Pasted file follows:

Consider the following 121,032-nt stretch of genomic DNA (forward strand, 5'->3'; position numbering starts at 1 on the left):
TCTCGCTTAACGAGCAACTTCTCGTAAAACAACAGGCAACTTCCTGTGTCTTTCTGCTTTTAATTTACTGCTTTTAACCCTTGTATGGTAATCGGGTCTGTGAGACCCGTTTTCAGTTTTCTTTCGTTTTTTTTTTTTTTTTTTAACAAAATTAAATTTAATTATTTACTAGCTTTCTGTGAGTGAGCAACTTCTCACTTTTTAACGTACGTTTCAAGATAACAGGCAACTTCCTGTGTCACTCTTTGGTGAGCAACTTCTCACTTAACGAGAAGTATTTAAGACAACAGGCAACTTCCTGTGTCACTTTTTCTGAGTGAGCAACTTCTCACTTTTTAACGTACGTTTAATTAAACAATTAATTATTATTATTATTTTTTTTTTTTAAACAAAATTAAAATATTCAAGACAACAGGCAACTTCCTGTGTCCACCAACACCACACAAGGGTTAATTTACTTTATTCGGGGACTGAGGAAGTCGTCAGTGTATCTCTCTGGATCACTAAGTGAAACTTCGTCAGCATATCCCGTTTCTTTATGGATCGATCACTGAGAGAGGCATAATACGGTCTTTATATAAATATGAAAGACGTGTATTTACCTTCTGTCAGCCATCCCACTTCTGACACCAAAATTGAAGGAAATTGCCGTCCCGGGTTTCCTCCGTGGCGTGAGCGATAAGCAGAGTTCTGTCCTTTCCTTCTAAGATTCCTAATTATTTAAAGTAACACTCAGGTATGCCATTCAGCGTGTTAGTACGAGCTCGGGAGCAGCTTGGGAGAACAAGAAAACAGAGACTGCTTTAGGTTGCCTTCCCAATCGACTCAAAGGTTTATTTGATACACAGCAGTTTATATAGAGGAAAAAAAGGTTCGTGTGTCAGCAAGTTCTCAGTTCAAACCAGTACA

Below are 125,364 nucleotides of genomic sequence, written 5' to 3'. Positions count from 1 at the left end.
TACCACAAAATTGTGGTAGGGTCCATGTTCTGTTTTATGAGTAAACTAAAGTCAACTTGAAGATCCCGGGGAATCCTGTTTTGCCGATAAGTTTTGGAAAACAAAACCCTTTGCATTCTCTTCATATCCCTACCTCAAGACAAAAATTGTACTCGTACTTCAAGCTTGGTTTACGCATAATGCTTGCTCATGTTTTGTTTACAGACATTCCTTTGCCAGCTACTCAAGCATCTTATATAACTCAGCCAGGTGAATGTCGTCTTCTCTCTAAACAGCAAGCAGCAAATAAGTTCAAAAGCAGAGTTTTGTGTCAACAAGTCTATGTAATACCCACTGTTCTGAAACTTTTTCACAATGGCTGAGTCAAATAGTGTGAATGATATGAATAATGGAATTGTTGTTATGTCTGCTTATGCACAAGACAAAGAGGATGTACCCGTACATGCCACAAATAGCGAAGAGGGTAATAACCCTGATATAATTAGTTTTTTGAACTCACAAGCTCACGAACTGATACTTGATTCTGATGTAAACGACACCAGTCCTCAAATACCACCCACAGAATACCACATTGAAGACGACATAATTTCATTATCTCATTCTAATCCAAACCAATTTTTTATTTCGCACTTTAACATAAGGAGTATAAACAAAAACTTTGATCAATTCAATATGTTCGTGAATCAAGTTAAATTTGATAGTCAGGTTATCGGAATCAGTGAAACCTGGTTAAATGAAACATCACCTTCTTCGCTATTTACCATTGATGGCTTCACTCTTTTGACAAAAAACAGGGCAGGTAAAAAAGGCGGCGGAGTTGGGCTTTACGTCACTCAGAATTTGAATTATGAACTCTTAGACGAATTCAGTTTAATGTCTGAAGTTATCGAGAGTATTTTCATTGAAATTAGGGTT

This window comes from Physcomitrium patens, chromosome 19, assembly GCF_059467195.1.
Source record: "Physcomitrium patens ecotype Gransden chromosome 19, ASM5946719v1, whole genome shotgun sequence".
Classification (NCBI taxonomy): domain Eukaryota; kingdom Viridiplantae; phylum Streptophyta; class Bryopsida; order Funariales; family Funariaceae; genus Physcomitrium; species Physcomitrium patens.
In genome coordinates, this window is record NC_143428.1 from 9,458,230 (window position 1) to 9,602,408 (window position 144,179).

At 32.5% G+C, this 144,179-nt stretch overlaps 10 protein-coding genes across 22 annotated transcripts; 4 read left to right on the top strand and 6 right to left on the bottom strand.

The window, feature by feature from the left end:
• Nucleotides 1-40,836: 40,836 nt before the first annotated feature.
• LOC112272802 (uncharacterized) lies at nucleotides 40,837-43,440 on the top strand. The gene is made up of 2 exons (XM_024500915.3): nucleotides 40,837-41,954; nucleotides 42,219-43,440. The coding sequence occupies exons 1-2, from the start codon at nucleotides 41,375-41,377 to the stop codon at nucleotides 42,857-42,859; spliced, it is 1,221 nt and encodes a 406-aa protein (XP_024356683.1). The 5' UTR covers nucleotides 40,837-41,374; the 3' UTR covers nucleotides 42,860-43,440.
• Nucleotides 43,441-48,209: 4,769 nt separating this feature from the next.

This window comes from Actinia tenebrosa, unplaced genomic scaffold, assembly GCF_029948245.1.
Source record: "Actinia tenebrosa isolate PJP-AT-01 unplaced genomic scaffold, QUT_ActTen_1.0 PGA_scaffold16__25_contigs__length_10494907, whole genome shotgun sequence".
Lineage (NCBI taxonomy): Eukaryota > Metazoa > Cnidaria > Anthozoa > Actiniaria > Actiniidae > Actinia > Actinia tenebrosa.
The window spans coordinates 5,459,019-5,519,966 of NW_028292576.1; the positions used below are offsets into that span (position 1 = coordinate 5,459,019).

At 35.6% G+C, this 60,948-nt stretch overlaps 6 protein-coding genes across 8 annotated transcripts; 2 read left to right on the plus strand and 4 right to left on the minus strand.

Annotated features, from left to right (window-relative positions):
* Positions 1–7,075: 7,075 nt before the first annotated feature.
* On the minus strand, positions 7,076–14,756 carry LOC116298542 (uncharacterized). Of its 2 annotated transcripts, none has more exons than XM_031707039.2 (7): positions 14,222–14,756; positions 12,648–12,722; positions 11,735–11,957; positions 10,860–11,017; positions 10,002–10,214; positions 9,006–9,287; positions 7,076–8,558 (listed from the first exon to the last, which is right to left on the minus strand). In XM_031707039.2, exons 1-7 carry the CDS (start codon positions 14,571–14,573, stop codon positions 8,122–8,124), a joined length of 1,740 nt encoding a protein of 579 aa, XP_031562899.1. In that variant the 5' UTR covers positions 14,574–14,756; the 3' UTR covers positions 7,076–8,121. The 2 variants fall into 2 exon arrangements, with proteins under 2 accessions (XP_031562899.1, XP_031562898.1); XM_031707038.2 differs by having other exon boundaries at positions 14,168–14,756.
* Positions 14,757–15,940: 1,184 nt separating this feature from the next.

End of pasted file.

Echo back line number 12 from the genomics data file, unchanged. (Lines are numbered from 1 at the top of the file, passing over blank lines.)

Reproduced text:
• LOC112272802 (uncharacterized) lies at nucleotides 40,837-43,440 on the top strand. The gene is made up of 2 exons (XM_024500915.3): nucleotides 40,837-41,954; nucleotides 42,219-43,440. The coding sequence occupies exons 1-2, from the start codon at nucleotides 41,375-41,377 to the stop codon at nucleotides 42,857-42,859; spliced, it is 1,221 nt and encodes a 406-aa protein (XP_024356683.1). The 5' UTR covers nucleotides 40,837-41,374; the 3' UTR covers nucleotides 42,860-43,440.